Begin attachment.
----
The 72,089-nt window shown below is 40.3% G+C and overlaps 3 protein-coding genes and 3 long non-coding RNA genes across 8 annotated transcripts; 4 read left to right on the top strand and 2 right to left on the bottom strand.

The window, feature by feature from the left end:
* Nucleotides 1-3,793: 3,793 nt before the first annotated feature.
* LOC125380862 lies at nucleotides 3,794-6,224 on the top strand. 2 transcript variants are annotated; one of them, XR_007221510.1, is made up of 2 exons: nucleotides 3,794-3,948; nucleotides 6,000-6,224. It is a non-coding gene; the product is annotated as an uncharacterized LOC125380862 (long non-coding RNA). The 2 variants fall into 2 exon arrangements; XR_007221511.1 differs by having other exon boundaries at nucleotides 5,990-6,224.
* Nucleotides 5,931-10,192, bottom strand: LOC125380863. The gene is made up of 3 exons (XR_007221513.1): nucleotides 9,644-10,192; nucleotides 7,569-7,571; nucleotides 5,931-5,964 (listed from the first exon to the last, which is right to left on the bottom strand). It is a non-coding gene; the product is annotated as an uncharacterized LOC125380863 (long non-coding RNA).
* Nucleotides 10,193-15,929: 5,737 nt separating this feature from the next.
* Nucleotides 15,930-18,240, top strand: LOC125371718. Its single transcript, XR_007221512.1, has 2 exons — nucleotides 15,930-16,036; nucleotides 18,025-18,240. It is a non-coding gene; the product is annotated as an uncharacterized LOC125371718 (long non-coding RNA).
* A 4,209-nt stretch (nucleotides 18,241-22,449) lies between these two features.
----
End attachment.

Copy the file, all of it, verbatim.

The 72,089-nt window shown below is 40.3% G+C and overlaps 3 protein-coding genes and 3 long non-coding RNA genes across 8 annotated transcripts; 4 read left to right on the top strand and 2 right to left on the bottom strand.

The window, feature by feature from the left end:
* Nucleotides 1-3,793: 3,793 nt before the first annotated feature.
* LOC125380862 lies at nucleotides 3,794-6,224 on the top strand. 2 transcript variants are annotated; one of them, XR_007221510.1, is made up of 2 exons: nucleotides 3,794-3,948; nucleotides 6,000-6,224. It is a non-coding gene; the product is annotated as an uncharacterized LOC125380862 (long non-coding RNA). The 2 variants fall into 2 exon arrangements; XR_007221511.1 differs by having other exon boundaries at nucleotides 5,990-6,224.
* Nucleotides 5,931-10,192, bottom strand: LOC125380863. The gene is made up of 3 exons (XR_007221513.1): nucleotides 9,644-10,192; nucleotides 7,569-7,571; nucleotides 5,931-5,964 (listed from the first exon to the last, which is right to left on the bottom strand). It is a non-coding gene; the product is annotated as an uncharacterized LOC125380863 (long non-coding RNA).
* Nucleotides 10,193-15,929: 5,737 nt separating this feature from the next.
* Nucleotides 15,930-18,240, top strand: LOC125371718. Its single transcript, XR_007221512.1, has 2 exons — nucleotides 15,930-16,036; nucleotides 18,025-18,240. It is a non-coding gene; the product is annotated as an uncharacterized LOC125371718 (long non-coding RNA).
* A 4,209-nt stretch (nucleotides 18,241-22,449) lies between these two features.